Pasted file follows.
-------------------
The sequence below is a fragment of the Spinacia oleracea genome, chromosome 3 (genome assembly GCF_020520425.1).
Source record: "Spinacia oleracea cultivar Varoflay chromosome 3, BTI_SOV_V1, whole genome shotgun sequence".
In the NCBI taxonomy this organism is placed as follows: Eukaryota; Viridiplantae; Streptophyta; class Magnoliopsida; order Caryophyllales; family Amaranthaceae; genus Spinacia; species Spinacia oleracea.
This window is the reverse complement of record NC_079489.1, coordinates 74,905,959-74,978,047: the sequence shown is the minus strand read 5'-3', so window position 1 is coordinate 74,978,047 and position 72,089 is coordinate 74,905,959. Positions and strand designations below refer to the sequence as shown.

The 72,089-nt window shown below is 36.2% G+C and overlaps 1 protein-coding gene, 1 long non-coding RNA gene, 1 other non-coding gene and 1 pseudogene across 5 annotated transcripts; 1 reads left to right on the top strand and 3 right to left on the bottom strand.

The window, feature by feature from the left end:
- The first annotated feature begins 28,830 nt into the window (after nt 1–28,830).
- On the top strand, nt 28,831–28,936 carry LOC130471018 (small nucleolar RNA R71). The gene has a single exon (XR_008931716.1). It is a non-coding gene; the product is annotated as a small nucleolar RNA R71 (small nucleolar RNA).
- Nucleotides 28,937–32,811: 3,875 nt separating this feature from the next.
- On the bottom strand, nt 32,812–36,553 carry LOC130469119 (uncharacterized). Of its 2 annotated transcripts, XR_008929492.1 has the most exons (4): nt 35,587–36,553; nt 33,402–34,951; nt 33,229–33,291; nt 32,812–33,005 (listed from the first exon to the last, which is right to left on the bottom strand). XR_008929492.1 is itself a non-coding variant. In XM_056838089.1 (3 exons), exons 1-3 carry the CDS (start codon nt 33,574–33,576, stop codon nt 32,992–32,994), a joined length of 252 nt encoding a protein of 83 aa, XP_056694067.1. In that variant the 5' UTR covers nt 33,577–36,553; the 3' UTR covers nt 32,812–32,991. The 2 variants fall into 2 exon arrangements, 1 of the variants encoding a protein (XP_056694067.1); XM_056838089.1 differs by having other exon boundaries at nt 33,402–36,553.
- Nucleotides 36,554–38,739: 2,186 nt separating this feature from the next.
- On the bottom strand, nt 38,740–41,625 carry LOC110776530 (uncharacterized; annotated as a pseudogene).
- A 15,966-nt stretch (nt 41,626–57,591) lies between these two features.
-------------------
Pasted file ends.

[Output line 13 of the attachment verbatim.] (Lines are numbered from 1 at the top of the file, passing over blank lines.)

- A 15,966-nt stretch (nt 41,626–57,591) lies between these two features.